Eurozone finance ministers agree deal, Dutch say it is a ‘powerful’ sign

Wopke Hoekstra talks to reporters before the video conference began. Photo: Laurens Putten via HH
Wopke Hoekstra talks to reporters before the video conference began. Photo: Laurens Putten via HH

European finance ministers have reached a deal on a €540bn package of financial help for countries, companies and workers hit by the coronavirus crisis, in what Dutch finance minister Wopke Hoekstra says is a ‘powerful sign’ of EU solidarity.

The deal includes €240bn from the European Stability Mechanism fund to pay for the medical and economic consequences of the pandemic, €200bn in company credit via the European investment bank and a €100bn fund to pay for shorter working.

The deal also appears to indicate that the EU will not issue euro or coronabonds, which both the Netherlands and Germany oppose, and which are seen as a way of pooling the cost of economic recovery.

Both Italy and the Netherlands, which had been at loggerheads about both coronabonds and use of the ESM, have made compromises to ensure a deal was reached, insiders say.

The Netherlands had said it would only support use of the ESM if countries then pledged to reform their economies. That requirement will now apply to loans made to shore up struggling economies but not loans for medical costs.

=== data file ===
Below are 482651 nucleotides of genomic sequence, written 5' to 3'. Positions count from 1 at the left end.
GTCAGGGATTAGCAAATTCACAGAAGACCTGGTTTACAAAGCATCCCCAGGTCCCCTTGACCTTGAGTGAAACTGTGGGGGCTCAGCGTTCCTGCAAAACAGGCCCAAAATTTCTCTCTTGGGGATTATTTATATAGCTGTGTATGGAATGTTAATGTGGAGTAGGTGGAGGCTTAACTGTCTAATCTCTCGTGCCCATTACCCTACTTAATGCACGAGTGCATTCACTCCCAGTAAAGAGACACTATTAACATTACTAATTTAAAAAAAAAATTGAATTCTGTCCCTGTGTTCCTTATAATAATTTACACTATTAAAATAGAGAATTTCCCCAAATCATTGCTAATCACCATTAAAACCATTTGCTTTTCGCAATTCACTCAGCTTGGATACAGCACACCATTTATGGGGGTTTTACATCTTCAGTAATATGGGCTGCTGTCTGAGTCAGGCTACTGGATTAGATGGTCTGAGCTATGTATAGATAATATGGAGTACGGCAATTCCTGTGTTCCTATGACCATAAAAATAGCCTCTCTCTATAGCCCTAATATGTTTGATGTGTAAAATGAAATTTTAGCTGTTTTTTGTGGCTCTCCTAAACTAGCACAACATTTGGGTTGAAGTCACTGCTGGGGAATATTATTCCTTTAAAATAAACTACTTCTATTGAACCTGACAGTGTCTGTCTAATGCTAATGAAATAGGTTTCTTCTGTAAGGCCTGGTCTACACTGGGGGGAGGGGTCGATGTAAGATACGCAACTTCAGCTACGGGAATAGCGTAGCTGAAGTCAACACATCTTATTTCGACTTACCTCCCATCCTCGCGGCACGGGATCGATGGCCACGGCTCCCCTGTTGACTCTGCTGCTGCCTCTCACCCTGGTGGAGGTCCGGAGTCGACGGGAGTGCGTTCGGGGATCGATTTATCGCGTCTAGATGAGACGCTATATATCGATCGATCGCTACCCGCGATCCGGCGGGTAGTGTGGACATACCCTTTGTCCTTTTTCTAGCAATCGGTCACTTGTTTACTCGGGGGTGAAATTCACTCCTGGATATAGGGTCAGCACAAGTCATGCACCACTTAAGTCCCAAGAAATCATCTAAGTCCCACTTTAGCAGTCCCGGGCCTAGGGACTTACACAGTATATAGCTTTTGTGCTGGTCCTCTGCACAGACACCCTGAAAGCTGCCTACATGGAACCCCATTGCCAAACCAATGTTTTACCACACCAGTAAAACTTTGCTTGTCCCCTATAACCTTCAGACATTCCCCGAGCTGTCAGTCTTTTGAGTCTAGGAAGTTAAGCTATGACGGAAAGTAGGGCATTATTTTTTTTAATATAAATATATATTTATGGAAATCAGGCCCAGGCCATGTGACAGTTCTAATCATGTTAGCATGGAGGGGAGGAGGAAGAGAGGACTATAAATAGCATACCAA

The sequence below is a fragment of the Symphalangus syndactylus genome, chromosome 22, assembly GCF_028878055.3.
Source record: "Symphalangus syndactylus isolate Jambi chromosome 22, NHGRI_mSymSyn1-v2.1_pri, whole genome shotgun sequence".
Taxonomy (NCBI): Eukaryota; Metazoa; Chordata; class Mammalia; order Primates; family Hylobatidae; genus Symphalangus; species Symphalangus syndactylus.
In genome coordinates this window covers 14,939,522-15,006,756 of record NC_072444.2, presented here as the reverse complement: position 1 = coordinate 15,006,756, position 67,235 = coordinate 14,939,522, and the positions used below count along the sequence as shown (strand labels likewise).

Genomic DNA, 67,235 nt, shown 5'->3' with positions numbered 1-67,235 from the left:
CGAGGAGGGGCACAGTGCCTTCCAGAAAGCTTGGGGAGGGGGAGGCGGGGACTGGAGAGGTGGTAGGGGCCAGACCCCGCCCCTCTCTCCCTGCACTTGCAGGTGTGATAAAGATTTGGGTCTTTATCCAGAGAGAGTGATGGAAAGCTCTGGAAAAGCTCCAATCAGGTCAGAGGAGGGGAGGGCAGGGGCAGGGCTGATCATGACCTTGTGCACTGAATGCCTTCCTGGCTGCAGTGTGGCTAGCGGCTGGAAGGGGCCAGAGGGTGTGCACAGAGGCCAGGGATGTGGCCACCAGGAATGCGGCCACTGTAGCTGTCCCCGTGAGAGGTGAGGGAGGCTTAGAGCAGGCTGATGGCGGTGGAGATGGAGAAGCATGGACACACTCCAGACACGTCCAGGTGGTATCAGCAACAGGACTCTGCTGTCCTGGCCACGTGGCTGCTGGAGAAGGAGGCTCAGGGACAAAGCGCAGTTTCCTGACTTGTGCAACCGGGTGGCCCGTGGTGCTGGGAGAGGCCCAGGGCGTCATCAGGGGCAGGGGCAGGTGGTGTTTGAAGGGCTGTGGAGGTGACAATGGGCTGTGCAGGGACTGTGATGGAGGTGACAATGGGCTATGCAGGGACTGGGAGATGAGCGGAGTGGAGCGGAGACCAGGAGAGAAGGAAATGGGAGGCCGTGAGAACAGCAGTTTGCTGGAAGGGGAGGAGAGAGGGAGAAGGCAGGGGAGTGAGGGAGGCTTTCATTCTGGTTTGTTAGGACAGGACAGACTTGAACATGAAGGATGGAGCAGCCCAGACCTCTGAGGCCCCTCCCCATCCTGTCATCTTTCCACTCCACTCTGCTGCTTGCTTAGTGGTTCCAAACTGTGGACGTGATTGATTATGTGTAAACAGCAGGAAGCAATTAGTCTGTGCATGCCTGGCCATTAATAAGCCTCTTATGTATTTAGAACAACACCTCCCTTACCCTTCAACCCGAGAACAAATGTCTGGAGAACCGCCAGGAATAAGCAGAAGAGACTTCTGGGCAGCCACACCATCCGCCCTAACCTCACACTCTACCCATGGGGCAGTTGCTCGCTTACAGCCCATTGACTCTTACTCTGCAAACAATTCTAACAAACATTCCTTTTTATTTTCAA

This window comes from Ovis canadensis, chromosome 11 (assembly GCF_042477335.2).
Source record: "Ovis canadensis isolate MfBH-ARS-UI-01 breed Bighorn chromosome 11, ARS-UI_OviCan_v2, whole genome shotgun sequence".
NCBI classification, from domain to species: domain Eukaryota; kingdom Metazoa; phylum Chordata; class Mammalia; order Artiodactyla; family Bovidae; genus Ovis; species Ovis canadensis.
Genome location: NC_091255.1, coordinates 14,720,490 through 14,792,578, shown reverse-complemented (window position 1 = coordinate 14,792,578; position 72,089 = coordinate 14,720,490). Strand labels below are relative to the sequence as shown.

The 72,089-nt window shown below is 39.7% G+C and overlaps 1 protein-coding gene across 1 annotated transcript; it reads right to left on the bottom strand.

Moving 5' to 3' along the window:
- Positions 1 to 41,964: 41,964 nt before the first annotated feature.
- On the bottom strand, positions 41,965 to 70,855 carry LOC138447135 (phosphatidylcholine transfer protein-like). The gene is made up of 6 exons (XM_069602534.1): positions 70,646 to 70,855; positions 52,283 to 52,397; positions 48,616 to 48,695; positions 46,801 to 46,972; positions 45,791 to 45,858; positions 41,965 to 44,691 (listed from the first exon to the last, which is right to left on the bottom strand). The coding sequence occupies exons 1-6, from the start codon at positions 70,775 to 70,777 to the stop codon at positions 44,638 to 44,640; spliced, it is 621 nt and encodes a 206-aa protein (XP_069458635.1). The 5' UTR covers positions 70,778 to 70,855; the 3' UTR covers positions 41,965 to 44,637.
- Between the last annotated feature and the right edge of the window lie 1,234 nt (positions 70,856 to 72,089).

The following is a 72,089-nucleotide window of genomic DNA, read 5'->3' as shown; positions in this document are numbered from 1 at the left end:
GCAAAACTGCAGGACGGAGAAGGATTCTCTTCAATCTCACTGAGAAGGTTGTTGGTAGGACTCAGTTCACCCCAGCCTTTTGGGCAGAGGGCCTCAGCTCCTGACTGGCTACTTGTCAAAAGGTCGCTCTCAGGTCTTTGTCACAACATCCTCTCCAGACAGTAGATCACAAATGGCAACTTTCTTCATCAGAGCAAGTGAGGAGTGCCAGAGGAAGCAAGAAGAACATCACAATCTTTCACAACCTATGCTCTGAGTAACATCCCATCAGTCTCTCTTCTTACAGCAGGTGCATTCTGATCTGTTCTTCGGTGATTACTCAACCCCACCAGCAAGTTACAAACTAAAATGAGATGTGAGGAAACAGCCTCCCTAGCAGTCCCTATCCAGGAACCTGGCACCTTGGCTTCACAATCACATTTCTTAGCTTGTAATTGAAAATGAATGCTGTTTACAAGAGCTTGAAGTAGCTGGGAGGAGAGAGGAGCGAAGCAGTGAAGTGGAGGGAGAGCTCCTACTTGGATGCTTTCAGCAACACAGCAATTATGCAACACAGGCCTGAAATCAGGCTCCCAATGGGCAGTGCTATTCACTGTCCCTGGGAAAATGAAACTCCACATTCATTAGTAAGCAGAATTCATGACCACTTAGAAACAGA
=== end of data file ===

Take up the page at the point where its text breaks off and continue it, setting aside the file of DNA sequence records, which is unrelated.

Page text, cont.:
With this package we will help countries in need in the short term while also building resilient economies on the long-term,’ Hoekstra said on Twitter. ‘This is a powerful and sensible sign of European solidarity.’

Eurogroup president Mário Centeno said in a statement after the video conference that the agreement shows ‘we have the political will and flexibility to take the instruments we created during the last crisis – in this case the ESM – and make them relevant and appropriate for the current crisis.’

Eurozone countries have also agreed to work on a recovery fund, which, Centeno said, ‘would turbo-charge the European investments that we will need to build a better, greener, more resilient and more digital economy.’

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